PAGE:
Not everything that is injected fills. What is what in aesthetic medicine?

“It has been stuffed”, “it looks like a hamster”. These and other niceties are common when prejudging someone who could have undergone a aesthetic medicine retouching with infiltration. However, associating infiltration with filling is not exact, because the former has more functions; and of course, neither associate swelling with infiltration: well placed, a filler material does not inflate, reposition or enhance. We asked Dr. Leo Cerrud, an expert in aesthetic medicine, about the different infiltration and filler materials and the most suitable uses for them.

Injectable does NOT equal filler

“When it comes to aesthetic medicine treatments and their consequences, we generally make value judgments based on bad results because these are the most striking. What is well done does not look strange. In addition, we insist on calling ‘fillers’ or filler products to everything that is pricked, and nothing could be further from the truth. Botulinum toxin does not fill and neither do tensor threads, for example. What’s more, we should stop calling them fillers and call them infiltration or injection materials”, explains Dr. Cerrud.

Not everything that pricks swellsNot even all the materials used as fillers do, it depends a lot on the type of product used and above all on the needs and the area to be treated. With syringe and depending on the material can befrom getting deep hydration (luminosity), until recovery or bulking up (furrows and wrinkles) going of course through the densification of the skin (sagging).

Types of infiltration materials

Moisturizing and volume: Basically hyaluronic acid in all its versions. It is a molecule with the ability to capture water wherever you put it, but it degrades very easily, so it is necessary to protect it in some way so that its effect lasts longer. That is why it coils (reticulates) on itself or associates with other molecules that make it more resistant to constant degradation. This is what we mean when we talk about more or less cross-linked hyaluronic acid, that is, more or less rolled up on itself, to define not only its duration, but also its ability to provide volume. The more reticulated, the more volume it provides, the longer it takes for the body to break it down, and the longer the effect lasts. The non-reticulated and slightly reticulated ones, applied superficially using the mesotherapy technique, provide hydration but not volume and usually do not last long. Acid concentration and molecular weight must also be taken into account.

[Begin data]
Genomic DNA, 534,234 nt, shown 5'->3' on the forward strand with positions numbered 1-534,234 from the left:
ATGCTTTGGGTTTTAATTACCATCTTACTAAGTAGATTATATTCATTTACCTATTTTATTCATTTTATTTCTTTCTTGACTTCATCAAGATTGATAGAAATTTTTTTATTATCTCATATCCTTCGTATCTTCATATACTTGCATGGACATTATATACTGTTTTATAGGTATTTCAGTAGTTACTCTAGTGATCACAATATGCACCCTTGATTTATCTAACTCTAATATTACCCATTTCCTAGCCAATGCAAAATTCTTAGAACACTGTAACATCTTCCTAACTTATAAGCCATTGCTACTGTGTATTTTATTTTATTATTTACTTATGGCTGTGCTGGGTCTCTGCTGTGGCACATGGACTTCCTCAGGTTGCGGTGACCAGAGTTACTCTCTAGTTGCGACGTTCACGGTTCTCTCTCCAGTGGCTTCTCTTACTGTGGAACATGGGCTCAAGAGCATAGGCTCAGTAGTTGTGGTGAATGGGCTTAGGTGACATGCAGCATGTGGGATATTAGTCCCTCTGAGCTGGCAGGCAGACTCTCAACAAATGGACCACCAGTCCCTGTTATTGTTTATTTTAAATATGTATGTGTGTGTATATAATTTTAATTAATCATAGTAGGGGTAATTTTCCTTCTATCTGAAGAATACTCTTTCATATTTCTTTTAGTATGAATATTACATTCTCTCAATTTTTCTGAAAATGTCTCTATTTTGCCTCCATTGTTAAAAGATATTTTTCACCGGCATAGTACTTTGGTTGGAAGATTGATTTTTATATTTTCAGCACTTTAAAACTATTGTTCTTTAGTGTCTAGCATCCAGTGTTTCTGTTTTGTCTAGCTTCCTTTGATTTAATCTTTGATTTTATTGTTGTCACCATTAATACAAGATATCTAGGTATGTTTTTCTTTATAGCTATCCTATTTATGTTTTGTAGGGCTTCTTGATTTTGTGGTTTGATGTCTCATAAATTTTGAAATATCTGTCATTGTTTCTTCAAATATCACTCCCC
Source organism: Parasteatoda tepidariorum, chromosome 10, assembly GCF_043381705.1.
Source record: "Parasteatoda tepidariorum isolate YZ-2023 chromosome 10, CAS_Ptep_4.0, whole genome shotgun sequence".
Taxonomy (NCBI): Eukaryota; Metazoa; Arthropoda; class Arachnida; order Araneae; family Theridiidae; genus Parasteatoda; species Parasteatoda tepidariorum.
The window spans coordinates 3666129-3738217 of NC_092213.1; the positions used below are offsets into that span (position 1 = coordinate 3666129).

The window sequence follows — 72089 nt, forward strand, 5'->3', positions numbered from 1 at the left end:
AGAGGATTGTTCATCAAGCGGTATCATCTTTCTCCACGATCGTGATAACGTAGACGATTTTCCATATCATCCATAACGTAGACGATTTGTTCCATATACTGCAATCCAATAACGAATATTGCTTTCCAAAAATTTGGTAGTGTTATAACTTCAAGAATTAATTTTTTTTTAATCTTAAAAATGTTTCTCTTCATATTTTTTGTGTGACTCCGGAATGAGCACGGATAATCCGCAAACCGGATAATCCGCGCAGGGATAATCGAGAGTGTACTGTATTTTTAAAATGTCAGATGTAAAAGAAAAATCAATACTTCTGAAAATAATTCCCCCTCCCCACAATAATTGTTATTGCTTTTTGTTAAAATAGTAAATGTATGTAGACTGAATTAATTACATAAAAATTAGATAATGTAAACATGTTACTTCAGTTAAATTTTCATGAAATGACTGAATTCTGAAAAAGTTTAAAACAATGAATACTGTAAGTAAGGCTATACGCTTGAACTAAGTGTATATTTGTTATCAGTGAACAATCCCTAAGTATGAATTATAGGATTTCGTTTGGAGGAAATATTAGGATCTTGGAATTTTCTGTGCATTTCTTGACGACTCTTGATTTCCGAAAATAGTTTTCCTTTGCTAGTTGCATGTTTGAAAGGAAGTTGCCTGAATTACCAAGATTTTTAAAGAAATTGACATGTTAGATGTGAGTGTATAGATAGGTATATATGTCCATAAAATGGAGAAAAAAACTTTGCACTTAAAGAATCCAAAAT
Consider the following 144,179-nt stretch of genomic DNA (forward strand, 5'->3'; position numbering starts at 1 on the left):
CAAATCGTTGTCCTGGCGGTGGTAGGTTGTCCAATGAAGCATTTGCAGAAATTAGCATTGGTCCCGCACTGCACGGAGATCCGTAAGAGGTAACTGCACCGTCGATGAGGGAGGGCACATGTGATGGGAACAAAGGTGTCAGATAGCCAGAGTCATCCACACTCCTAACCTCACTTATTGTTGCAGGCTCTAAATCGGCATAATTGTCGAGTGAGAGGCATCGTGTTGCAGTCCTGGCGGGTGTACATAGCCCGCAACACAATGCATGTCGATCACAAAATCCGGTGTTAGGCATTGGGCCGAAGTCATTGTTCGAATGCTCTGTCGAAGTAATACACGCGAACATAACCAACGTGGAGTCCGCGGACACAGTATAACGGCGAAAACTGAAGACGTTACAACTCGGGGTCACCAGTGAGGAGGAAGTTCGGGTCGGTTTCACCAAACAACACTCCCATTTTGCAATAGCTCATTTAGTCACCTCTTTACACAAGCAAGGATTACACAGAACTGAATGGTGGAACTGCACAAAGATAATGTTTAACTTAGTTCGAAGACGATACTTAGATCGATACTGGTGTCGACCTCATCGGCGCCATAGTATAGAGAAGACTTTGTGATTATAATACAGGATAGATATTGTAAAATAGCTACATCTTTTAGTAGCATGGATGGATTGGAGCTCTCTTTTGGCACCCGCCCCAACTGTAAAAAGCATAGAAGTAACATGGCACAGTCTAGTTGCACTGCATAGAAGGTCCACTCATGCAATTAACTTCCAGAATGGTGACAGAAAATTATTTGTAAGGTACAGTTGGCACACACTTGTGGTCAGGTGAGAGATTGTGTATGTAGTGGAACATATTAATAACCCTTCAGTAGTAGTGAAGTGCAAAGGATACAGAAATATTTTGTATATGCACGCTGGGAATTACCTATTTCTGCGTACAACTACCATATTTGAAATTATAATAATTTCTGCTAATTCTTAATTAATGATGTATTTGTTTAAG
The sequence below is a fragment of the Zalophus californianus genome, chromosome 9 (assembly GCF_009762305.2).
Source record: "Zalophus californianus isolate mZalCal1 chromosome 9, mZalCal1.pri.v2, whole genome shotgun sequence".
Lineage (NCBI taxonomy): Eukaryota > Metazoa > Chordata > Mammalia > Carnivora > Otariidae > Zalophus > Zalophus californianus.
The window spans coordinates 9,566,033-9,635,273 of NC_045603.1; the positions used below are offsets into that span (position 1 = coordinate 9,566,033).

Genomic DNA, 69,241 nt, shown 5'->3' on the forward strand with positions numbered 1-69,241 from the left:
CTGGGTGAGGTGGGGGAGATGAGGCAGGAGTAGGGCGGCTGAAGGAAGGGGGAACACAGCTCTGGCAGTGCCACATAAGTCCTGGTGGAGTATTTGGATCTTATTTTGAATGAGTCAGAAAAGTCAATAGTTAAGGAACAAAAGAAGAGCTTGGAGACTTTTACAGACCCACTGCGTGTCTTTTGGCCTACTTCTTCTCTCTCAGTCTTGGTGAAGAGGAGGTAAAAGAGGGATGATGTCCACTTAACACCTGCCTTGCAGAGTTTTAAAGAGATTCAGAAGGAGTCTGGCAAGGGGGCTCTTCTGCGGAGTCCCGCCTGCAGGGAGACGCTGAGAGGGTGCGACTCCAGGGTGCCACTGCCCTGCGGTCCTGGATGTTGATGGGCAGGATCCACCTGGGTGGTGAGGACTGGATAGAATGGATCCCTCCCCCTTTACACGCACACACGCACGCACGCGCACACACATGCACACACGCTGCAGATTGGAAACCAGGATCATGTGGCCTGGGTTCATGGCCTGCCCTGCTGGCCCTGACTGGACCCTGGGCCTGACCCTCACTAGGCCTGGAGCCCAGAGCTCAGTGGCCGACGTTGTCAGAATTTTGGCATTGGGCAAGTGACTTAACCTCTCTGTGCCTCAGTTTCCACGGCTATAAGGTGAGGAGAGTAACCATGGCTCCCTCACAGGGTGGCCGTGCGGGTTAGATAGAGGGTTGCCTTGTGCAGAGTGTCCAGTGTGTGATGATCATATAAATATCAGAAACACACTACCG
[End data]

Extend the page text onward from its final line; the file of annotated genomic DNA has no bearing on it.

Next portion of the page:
Collagen inducers: There is another type of infiltration materials that do not hydrate but have the ability to stimulate collagen production and also provide volume depending on the chemical characteristics of the product. This is the case of Calcium Hydroxyapatite, Polylactic Acid or Polycaprolactone. They redensify the dermis and provide firmness, because collagen is a fundamental part of the skin’s structure.

Hybrid materials: It is the most innovative, these are products that combine both active compounds in the same vial or syringe.

For every problem, its solution

Photoaging: Non-crosslinked or slightly crosslinked hyaluronic acid to provide luminosity, deep hydration and hyaluronic-based mesotherapy enriched with vitamins, amino acids and peptides.

Furrows, wrinkles and volume loss: Conventional filler with highly cross-linked hyaluronic.

Flaccidity: Collagen inducers based on Calcium Hydroxyapatite, Polylactic Acid or Polycaprolactone.

Kim Kardashian, at the Met Gala 2022.

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